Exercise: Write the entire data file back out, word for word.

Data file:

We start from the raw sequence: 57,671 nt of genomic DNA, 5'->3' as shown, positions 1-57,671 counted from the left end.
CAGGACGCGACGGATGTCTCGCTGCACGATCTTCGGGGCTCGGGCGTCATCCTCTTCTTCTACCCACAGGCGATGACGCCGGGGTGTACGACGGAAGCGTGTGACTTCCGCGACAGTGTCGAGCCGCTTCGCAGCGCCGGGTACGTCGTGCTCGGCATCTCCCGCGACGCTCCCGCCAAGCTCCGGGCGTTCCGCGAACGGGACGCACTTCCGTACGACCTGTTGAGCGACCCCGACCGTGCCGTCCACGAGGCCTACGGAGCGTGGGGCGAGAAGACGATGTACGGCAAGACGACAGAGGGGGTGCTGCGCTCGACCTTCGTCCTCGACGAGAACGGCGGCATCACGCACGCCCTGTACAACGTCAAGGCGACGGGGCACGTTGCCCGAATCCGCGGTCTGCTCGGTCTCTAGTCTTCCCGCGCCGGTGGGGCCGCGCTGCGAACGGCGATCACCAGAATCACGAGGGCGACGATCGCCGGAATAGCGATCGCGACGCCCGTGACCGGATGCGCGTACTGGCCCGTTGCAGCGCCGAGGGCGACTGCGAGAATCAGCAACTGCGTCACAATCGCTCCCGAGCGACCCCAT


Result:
We start from the raw sequence: 57,671 nt of genomic DNA, 5'->3' as shown, positions 1-57,671 counted from the left end.
CAGGACGCGACGGATGTCTCGCTGCACGATCTTCGGGGCTCGGGCGTCATCCTCTTCTTCTACCCACAGGCGATGACGCCGGGGTGTACGACGGAAGCGTGTGACTTCCGCGACAGTGTCGAGCCGCTTCGCAGCGCCGGGTACGTCGTGCTCGGCATCTCCCGCGACGCTCCCGCCAAGCTCCGGGCGTTCCGCGAACGGGACGCACTTCCGTACGACCTGTTGAGCGACCCCGACCGTGCCGTCCACGAGGCCTACGGAGCGTGGGGCGAGAAGACGATGTACGGCAAGACGACAGAGGGGGTGCTGCGCTCGACCTTCGTCCTCGACGAGAACGGCGGCATCACGCACGCCCTGTACAACGTCAAGGCGACGGGGCACGTTGCCCGAATCCGCGGTCTGCTCGGTCTCTAGTCTTCCCGCGCCGGTGGGGCCGCGCTGCGAACGGCGATCACCAGAATCACGAGGGCGACGATCGCCGGAATAGCGATCGCGACGCCCGTGACCGGATGCGCGTACTGGCCCGTTGCAGCGCCGAGGGCGACTGCGAGAATCAGCAACTGCGTCACAATCGCTCCCGAGCGACCCCAT